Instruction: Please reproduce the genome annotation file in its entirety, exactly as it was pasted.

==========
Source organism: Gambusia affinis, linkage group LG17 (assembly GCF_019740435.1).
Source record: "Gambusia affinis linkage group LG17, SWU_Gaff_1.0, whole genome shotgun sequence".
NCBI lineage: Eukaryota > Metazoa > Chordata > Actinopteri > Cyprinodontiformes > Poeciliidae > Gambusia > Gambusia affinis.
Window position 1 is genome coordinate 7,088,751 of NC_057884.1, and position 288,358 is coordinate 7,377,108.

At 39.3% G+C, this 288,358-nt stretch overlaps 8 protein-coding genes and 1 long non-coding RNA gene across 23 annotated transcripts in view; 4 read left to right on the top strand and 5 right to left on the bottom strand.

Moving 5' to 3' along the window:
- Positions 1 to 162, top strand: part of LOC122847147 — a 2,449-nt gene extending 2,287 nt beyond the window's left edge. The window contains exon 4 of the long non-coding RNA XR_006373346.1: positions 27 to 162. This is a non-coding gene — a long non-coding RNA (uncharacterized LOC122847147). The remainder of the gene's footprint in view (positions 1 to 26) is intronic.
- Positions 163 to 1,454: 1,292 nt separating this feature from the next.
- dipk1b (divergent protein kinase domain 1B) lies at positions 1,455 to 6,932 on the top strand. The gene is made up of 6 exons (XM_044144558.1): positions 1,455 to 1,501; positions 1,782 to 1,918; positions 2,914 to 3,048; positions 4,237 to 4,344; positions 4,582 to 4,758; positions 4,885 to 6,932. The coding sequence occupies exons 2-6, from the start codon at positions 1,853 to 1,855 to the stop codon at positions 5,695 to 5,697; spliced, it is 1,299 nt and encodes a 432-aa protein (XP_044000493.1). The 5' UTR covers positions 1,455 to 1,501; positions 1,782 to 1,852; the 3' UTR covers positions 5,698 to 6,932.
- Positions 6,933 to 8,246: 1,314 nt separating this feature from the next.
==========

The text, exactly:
Source organism: Gambusia affinis, linkage group LG17 (assembly GCF_019740435.1).
Source record: "Gambusia affinis linkage group LG17, SWU_Gaff_1.0, whole genome shotgun sequence".
NCBI lineage: Eukaryota > Metazoa > Chordata > Actinopteri > Cyprinodontiformes > Poeciliidae > Gambusia > Gambusia affinis.
Window position 1 is genome coordinate 7,088,751 of NC_057884.1, and position 288,358 is coordinate 7,377,108.

At 39.3% G+C, this 288,358-nt stretch overlaps 8 protein-coding genes and 1 long non-coding RNA gene across 23 annotated transcripts in view; 4 read left to right on the top strand and 5 right to left on the bottom strand.

Moving 5' to 3' along the window:
- Positions 1 to 162, top strand: part of LOC122847147 — a 2,449-nt gene extending 2,287 nt beyond the window's left edge. The window contains exon 4 of the long non-coding RNA XR_006373346.1: positions 27 to 162. This is a non-coding gene — a long non-coding RNA (uncharacterized LOC122847147). The remainder of the gene's footprint in view (positions 1 to 26) is intronic.
- Positions 163 to 1,454: 1,292 nt separating this feature from the next.
- dipk1b (divergent protein kinase domain 1B) lies at positions 1,455 to 6,932 on the top strand. The gene is made up of 6 exons (XM_044144558.1): positions 1,455 to 1,501; positions 1,782 to 1,918; positions 2,914 to 3,048; positions 4,237 to 4,344; positions 4,582 to 4,758; positions 4,885 to 6,932. The coding sequence occupies exons 2-6, from the start codon at positions 1,853 to 1,855 to the stop codon at positions 5,695 to 5,697; spliced, it is 1,299 nt and encodes a 432-aa protein (XP_044000493.1). The 5' UTR covers positions 1,455 to 1,501; positions 1,782 to 1,852; the 3' UTR covers positions 5,698 to 6,932.
- Positions 6,933 to 8,246: 1,314 nt separating this feature from the next.